Drupal 7 Nodes
Nodes on a Drupal site can be displayed in several different modes. Each useful in a different context. For each mode, we can configure what content gets displayed and how it is formatted. In this tutorial we'll look at the different node modes and how to manage how they're displayed. Drupal provides several different display modes for nodes.
Types of Nodes
The two most familiar ones are full nodes and teasers.
- Full nodes are displayed when we're at a node URL, such as we are here at node/two. In full mode, by default all node fields and options are displayed as we can see on this page.
- Teasers, on the other hand, are designed to be summaries of nodes. They're useful when we want to provide a list of nodes, and together these two provide the familiar style of many blogs where you have a river of node posts and then you click to the title to get to the full nodes. By default, Drupal's home page shows a list of node teasers. Any node that has promote to front page enabled will show up here.
Working with Nodes
So for example I want to go ahead and remove the About Us so I go to the Edit, scroll down to Publish Options, and uncheck this 'Promote to Front Page,' and click Save. I run back to my front page and now that teaser is gone. Teasers are not just displayed on the home page though they can be used in many different areas of your Drupal site where it might be better to provide a summary of nodes. There's even a module called Views that enables you to create your own custom filtered list of teasers.
Changing Display Settings
Now let's take a look at how we can change our display settings. Much of how content displays in different modes can be set under the Content Type Admin Display tab. To get there, we go to Structure > Content Types, and then we click on the Manage Display for the content type you want to work with. Playing around with our article type here, we see two sub-tabs: one for the full note which is called default and then one for the teaser.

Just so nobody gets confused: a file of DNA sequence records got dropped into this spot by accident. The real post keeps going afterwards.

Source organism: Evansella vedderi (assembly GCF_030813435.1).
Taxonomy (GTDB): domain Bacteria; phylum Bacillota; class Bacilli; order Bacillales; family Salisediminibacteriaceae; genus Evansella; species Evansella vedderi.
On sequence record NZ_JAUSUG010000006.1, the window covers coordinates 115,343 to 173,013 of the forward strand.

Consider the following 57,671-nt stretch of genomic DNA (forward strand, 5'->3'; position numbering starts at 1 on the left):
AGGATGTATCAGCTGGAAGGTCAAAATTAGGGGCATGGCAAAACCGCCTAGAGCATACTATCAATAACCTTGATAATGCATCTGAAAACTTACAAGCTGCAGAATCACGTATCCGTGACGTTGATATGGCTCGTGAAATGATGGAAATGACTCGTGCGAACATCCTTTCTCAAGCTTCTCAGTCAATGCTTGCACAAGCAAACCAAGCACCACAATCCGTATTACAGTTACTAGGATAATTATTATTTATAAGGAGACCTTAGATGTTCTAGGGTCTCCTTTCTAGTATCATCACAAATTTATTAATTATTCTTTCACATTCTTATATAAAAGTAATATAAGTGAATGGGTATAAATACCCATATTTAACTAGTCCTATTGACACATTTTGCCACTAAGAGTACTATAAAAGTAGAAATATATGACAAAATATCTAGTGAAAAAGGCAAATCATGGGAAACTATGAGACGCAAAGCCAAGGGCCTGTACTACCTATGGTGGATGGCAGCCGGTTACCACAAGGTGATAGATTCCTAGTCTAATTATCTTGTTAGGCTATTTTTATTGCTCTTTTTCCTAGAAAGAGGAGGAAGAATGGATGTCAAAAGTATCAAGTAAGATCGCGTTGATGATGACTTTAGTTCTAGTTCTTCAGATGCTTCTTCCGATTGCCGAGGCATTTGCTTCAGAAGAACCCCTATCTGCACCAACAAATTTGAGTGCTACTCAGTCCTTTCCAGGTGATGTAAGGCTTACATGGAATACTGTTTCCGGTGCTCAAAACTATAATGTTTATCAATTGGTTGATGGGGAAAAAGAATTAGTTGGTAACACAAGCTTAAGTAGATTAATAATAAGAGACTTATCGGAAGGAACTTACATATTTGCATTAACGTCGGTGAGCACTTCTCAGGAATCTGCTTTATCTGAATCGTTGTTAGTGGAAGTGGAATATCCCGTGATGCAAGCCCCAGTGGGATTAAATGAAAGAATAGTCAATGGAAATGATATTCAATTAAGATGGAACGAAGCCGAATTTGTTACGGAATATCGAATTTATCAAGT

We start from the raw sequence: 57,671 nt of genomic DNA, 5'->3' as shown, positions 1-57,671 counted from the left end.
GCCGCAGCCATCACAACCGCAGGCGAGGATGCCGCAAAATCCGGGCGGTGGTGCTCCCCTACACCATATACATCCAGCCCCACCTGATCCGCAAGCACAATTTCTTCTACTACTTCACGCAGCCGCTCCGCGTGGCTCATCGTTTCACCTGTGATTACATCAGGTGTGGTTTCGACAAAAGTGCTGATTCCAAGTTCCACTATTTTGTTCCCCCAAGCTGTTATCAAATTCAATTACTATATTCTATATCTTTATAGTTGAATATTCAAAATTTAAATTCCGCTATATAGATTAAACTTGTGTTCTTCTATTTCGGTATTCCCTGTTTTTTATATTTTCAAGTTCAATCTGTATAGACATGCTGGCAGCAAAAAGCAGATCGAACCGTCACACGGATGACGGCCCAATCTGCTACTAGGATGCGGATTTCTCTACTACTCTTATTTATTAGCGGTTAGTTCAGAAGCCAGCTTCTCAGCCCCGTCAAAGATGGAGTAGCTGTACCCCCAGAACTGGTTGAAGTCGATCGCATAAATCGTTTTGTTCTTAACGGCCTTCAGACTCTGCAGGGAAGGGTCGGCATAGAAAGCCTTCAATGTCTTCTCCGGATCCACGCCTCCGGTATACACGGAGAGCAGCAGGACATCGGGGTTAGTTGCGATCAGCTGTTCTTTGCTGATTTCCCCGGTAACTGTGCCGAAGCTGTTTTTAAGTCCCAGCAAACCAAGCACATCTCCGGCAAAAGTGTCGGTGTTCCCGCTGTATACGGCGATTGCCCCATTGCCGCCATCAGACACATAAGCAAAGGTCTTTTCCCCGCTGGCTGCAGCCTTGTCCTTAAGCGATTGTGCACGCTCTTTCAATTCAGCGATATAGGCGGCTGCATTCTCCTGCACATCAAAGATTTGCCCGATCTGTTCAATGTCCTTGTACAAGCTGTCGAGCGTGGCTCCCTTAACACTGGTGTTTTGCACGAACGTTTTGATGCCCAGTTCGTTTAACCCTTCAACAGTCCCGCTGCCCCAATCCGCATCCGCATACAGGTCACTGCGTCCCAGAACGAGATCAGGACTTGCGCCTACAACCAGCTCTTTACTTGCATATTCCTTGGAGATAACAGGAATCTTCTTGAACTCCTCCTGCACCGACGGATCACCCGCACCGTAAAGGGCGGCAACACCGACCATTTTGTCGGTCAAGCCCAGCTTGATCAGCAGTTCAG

Let's work with our teaser. What we see are the three fields that are part of our content type. We can change the labels if we want to, we can change the output formatting (this will be different depending on our field type), and there are a few different other changes we can make. So let's say for example, we wanted to hide the tags label. We simply go to Hidden, click Save, go back to our site, and we see that the tags label that was there is gone but our tags links are still there. Let's go back and change something else.
Click on Content Types and go back to our managed display. We'll go to our teaser and this time maybe we want to change the size of the image. What we notice is that some fields have this gear icon that allows us to do further configuration. Click on it and you can change the image style which will change the size. Let's say, for example, I want to go from thumbnail to something a little bit smaller. I click Update, Save, and run back to our site and now we've got a smaller image. One of the common things people like to change about their teasers is how much text should show up from the body. We can do that through our display settings. Run back to Structure > Content Types > Manage Display, and we see on our full node that we have the body set to default. However, if we run over to our teaser we see that it's set to a different format, summary or trimmed, which is what allows it to be a shorter version automatically.